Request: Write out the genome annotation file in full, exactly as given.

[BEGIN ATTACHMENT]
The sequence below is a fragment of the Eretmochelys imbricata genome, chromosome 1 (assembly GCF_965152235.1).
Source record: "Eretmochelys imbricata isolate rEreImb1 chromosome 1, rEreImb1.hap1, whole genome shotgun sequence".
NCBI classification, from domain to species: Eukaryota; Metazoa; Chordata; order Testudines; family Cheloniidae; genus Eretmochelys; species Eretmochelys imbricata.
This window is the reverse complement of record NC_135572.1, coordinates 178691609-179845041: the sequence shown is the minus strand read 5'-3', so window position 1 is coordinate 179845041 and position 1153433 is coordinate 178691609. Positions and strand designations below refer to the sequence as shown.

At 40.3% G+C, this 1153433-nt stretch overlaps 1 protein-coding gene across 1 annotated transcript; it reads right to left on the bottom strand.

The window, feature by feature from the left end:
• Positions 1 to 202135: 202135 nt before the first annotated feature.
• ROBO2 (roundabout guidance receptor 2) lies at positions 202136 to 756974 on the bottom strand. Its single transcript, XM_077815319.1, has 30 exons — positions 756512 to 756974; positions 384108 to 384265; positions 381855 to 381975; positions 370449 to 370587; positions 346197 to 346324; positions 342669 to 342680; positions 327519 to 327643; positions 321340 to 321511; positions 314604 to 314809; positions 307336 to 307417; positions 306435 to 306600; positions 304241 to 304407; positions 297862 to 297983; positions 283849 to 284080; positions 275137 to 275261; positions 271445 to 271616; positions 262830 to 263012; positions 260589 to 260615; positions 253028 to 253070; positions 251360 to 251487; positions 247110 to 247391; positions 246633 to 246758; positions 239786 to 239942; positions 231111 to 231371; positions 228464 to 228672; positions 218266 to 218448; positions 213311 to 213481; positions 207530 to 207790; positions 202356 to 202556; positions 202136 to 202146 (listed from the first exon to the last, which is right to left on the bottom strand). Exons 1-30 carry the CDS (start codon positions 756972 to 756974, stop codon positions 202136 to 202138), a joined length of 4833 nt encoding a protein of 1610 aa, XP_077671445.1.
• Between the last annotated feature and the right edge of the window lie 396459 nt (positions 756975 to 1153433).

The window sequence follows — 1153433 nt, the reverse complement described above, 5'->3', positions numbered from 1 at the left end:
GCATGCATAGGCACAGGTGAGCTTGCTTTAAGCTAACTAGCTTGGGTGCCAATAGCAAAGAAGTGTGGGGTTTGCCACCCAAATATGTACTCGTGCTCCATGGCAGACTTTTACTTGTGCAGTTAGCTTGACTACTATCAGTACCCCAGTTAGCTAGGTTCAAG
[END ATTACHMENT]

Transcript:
The sequence below is a fragment of the Eretmochelys imbricata genome, chromosome 1 (assembly GCF_965152235.1).
Source record: "Eretmochelys imbricata isolate rEreImb1 chromosome 1, rEreImb1.hap1, whole genome shotgun sequence".
NCBI classification, from domain to species: Eukaryota; Metazoa; Chordata; order Testudines; family Cheloniidae; genus Eretmochelys; species Eretmochelys imbricata.
This window is the reverse complement of record NC_135572.1, coordinates 178691609-179845041: the sequence shown is the minus strand read 5'-3', so window position 1 is coordinate 179845041 and position 1153433 is coordinate 178691609. Positions and strand designations below refer to the sequence as shown.

At 40.3% G+C, this 1153433-nt stretch overlaps 1 protein-coding gene across 1 annotated transcript; it reads right to left on the bottom strand.

The window, feature by feature from the left end:
• Positions 1 to 202135: 202135 nt before the first annotated feature.
• ROBO2 (roundabout guidance receptor 2) lies at positions 202136 to 756974 on the bottom strand. Its single transcript, XM_077815319.1, has 30 exons — positions 756512 to 756974; positions 384108 to 384265; positions 381855 to 381975; positions 370449 to 370587; positions 346197 to 346324; positions 342669 to 342680; positions 327519 to 327643; positions 321340 to 321511; positions 314604 to 314809; positions 307336 to 307417; positions 306435 to 306600; positions 304241 to 304407; positions 297862 to 297983; positions 283849 to 284080; positions 275137 to 275261; positions 271445 to 271616; positions 262830 to 263012; positions 260589 to 260615; positions 253028 to 253070; positions 251360 to 251487; positions 247110 to 247391; positions 246633 to 246758; positions 239786 to 239942; positions 231111 to 231371; positions 228464 to 228672; positions 218266 to 218448; positions 213311 to 213481; positions 207530 to 207790; positions 202356 to 202556; positions 202136 to 202146 (listed from the first exon to the last, which is right to left on the bottom strand). Exons 1-30 carry the CDS (start codon positions 756972 to 756974, stop codon positions 202136 to 202138), a joined length of 4833 nt encoding a protein of 1610 aa, XP_077671445.1.
• Between the last annotated feature and the right edge of the window lie 396459 nt (positions 756975 to 1153433).

The window sequence follows — 1153433 nt, the reverse complement described above, 5'->3', positions numbered from 1 at the left end:
GCATGCATAGGCACAGGTGAGCTTGCTTTAAGCTAACTAGCTTGGGTGCCAATAGCAAAGAAGTGTGGGGTTTGCCACCCAAATATGTACTCGTGCTCCATGGCAGACTTTTACTTGTGCAGTTAGCTTGACTACTATCAGTACCCCAGTTAGCTAGGTTCAAG